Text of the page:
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'We called for help, and they killed my son,' North Carolina man says

Discussion in 'BBS Hangout: Debate & Discussion' started by tim562, Jan 7, 2014.

  1. tim562

    tim562 Contributing Member

    Feb 16, 2004
    Likes Received:

    (CNN) -- Seventy seconds: That's how long a North Carolina family says it took for things to go horribly wrong as they sought police help dealing with their mentally ill son.

    Keith Vidal, 18, died Sunday. According to CNN affiliate WECT, he was just shot 70 seconds after a third law enforcement officer showed up at his Brunswick County, North Carolina, home.

    The three officers were all from different jurisdictions, and family members say that the third officer -- who came from a nearby city -- turned what had been an improving situation into an unnecessarily aggressive encounter that ended in their son's death.

    "There was no reason to shoot this kid," the teen's stepfather, Mark Wilsey, told WECT on Monday. "They killed my son in cold blood. We called for help, and they killed my son."

    Although the state Bureau of Investigation is looking into the shooting, the chief prosecutor for the state's 13th Judicial District, which includes Brunswick County, says it's way too early to characterize what happened.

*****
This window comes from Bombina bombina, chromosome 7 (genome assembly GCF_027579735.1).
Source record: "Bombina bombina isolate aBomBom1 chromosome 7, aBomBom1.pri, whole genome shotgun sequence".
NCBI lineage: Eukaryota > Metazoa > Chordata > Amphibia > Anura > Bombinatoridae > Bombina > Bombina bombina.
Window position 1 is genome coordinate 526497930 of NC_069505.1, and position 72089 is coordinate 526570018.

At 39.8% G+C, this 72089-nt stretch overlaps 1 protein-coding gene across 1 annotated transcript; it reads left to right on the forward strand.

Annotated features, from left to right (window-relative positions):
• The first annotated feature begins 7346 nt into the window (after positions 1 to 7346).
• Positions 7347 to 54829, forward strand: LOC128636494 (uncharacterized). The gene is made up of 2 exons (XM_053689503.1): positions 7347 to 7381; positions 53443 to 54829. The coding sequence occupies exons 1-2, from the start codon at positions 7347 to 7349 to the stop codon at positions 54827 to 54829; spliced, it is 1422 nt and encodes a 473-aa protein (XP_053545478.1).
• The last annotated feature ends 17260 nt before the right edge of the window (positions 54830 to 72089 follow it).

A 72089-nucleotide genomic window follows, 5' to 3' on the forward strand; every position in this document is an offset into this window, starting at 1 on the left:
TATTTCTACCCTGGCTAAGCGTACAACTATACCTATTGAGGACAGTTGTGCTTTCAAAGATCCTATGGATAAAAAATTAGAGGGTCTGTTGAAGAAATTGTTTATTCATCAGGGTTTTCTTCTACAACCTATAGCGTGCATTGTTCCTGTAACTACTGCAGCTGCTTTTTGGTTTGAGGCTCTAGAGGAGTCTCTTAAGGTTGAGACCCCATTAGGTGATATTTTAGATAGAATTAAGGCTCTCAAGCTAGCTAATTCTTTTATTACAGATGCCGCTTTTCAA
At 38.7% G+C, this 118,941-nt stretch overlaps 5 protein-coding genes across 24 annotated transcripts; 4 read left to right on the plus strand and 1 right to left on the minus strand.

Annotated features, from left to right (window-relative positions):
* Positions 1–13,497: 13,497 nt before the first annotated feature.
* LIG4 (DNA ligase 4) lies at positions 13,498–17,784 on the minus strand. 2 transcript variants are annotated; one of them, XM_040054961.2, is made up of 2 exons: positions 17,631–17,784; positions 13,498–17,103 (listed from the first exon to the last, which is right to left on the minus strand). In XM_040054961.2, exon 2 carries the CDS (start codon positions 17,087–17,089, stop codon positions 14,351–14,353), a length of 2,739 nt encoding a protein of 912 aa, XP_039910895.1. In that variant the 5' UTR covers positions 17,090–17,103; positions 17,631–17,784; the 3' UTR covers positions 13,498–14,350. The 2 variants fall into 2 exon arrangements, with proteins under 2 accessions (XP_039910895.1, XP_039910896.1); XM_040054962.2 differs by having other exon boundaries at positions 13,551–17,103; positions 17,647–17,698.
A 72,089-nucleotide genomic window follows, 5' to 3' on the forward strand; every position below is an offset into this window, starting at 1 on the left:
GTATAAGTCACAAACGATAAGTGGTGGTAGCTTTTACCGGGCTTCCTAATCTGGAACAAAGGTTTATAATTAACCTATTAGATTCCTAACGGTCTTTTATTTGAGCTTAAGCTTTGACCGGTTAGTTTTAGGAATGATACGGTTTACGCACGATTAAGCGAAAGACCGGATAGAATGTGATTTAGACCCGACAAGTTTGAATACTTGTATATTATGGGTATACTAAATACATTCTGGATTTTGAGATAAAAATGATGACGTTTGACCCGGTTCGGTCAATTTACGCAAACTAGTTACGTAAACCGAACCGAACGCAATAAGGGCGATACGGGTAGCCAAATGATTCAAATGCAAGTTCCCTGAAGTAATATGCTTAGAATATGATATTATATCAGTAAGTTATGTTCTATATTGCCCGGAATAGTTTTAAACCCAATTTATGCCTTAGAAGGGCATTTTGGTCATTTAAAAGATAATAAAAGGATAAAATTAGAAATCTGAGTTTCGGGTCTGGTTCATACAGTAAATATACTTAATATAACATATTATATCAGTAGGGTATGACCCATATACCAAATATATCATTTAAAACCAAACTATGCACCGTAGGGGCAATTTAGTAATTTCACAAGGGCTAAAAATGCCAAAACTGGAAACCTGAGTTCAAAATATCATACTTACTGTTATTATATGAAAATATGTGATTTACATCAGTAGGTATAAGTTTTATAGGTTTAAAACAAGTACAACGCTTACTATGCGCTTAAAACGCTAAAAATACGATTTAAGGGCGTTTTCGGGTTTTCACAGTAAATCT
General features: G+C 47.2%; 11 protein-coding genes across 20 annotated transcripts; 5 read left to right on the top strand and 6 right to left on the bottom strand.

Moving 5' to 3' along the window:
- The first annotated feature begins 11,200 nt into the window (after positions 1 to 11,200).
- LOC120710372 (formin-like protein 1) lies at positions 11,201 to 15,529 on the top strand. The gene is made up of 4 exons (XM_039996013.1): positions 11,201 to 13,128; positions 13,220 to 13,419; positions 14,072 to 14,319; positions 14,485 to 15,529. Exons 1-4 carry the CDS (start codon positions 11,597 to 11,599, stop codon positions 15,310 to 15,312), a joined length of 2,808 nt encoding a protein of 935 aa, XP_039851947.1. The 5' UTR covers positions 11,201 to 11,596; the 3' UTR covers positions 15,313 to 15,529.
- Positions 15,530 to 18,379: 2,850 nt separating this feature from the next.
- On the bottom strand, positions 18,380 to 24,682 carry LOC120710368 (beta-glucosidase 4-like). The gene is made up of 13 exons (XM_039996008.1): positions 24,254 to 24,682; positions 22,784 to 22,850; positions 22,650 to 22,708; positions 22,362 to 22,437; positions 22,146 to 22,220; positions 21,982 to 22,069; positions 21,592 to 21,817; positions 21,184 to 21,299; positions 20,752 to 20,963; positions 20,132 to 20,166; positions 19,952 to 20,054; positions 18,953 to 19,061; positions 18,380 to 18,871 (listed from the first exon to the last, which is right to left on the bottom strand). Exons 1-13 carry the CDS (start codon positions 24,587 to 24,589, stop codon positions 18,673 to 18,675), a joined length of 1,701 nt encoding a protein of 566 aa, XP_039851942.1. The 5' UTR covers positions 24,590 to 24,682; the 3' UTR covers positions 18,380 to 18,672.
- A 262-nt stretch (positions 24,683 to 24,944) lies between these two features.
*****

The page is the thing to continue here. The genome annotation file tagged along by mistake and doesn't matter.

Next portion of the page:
"I think that we can certainly understand why this family is upset right now," the Wilmington Star-News newspaper quoted District Attorney Jon David as saying. "They just lost a child, and certainly my thoughts and prayers are with them. But what they want from this office today is justice, and I intend to give them exactly that."

    Teenager Keith Vidal was shot and killed Sunday. Keith's stepbrother, Mark Ryan Wilsey, said he was in "absolute panic" when his parents called to tell him the news. "I thought I needed to get to my brother's side and protect him from anyone who may harm him."

    Keith Vidal with his mother, Mary Wilsey. Vidal had schizophrenia, but "he was a good kid. He was in school," said his stepbrother, Mark Wilsey. Mark Wilsey called Vidal his "little buddy." He said they did everything together, from hunting and fishing to golfing and playing basketball.

    The incident happened Sunday afternoon when the mother and stepfather of the Boiling Spring Lakes, North Carolina, man called police. According to stepbrother Mark Ryan Wilsey, Vidal had schizophrenia and "was having an episode," and his parents wanted police to subdue him so he could get help.

    Vidal, who was carrying a screwdriver, threatened to fight his mother, so the family called police, the elder Wilsey said, according to CNN affiliate WWAY. Two officers arrived and began talking with Vidal.

    The situation was calm until a third officer, a detective from the nearby city of Southport, arrived, they said.

    "Everything was going good," Mark Wilsey said, according to WWAY. "Then this fat cop from Southport walks in the room, walks around the corner, says, 'We don't have time for this. Tase that kid now. Let's get him out of here.' "